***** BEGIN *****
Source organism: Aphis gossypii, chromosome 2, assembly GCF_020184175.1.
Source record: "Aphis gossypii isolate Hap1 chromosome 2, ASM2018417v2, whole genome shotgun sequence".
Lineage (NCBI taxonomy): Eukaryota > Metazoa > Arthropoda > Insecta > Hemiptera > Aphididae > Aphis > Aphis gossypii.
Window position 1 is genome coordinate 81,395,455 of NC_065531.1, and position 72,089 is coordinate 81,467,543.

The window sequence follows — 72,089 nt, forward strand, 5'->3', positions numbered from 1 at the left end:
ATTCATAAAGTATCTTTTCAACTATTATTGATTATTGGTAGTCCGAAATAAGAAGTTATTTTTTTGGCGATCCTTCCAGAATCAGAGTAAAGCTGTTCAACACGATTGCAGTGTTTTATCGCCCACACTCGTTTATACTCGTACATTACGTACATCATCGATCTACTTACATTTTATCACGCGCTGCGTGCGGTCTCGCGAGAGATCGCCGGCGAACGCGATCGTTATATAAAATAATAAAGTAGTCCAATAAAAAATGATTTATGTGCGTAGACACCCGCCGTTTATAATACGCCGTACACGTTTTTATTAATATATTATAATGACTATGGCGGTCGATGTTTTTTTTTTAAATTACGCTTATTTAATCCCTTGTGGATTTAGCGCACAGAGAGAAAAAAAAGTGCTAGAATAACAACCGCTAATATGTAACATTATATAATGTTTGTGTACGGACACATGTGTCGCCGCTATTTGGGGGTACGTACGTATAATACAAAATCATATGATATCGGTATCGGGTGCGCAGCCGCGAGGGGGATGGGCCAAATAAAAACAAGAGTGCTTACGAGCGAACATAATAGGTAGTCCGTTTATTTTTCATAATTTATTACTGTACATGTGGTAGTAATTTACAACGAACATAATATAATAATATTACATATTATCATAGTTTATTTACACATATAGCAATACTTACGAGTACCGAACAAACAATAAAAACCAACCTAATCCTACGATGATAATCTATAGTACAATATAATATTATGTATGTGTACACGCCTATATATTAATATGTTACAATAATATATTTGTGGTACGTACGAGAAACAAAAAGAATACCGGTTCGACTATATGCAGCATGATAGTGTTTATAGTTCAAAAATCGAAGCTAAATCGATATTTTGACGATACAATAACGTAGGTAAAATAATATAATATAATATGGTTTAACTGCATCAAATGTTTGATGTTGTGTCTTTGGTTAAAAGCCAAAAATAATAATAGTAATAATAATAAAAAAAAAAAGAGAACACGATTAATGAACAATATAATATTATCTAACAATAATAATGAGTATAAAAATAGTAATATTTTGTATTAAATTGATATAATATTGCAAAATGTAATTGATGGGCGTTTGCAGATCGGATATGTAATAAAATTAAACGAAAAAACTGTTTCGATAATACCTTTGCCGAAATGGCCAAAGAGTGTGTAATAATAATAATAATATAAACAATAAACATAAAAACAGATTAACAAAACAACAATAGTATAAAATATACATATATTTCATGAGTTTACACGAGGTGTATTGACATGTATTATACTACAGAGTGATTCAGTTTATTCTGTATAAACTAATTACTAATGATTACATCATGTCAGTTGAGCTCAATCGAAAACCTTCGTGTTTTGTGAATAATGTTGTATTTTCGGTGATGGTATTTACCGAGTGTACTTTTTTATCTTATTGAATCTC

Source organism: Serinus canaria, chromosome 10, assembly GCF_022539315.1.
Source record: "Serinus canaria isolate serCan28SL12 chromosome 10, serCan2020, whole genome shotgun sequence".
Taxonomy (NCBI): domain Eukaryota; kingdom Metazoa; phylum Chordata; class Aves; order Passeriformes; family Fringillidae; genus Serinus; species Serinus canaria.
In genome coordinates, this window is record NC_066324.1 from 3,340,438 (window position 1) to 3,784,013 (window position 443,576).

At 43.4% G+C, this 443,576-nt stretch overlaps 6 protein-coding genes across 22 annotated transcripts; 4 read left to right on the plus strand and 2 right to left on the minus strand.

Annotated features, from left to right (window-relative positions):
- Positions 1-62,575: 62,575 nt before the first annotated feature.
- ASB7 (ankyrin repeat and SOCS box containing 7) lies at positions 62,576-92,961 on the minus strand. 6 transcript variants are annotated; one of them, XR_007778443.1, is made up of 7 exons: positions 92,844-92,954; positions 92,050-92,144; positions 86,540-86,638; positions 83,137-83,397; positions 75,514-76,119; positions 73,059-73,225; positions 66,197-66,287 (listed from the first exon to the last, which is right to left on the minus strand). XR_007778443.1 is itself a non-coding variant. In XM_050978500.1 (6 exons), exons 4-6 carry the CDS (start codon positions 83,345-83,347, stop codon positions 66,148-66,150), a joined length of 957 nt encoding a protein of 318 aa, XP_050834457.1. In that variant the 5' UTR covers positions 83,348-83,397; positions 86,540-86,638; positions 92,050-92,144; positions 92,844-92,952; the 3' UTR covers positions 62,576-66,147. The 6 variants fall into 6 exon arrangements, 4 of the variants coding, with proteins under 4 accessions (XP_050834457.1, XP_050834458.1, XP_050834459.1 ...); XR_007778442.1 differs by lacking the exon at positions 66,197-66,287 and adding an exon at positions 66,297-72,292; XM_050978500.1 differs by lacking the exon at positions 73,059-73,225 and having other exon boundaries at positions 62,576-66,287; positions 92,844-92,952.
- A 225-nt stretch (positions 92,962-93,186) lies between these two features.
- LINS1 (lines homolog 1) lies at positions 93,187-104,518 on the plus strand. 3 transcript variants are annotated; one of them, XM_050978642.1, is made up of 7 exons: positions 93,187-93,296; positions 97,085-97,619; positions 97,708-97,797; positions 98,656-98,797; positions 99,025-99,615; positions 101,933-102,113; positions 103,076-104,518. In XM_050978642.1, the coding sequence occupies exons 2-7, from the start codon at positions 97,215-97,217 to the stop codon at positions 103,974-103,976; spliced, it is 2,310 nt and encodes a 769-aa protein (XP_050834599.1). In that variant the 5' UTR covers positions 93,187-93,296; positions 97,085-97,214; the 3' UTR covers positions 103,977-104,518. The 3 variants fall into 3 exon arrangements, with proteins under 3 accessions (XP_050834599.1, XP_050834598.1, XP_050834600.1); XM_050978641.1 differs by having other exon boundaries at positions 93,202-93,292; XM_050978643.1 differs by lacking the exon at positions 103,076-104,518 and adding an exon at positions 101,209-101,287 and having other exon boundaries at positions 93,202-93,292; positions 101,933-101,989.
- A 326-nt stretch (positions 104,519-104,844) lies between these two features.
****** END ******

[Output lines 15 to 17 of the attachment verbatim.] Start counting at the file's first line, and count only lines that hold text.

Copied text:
- A 225-nt stretch (positions 92,962-93,186) lies between these two features.
- LINS1 (lines homolog 1) lies at positions 93,187-104,518 on the plus strand. 3 transcript variants are annotated; one of them, XM_050978642.1, is made up of 7 exons: positions 93,187-93,296; positions 97,085-97,619; positions 97,708-97,797; positions 98,656-98,797; positions 99,025-99,615; positions 101,933-102,113; positions 103,076-104,518. In XM_050978642.1, the coding sequence occupies exons 2-7, from the start codon at positions 97,215-97,217 to the stop codon at positions 103,974-103,976; spliced, it is 2,310 nt and encodes a 769-aa protein (XP_050834599.1). In that variant the 5' UTR covers positions 93,187-93,296; positions 97,085-97,214; the 3' UTR covers positions 103,977-104,518. The 3 variants fall into 3 exon arrangements, with proteins under 3 accessions (XP_050834599.1, XP_050834598.1, XP_050834600.1); XM_050978641.1 differs by having other exon boundaries at positions 93,202-93,292; XM_050978643.1 differs by lacking the exon at positions 103,076-104,518 and adding an exon at positions 101,209-101,287 and having other exon boundaries at positions 93,202-93,292; positions 101,933-101,989.
- A 326-nt stretch (positions 104,519-104,844) lies between these two features.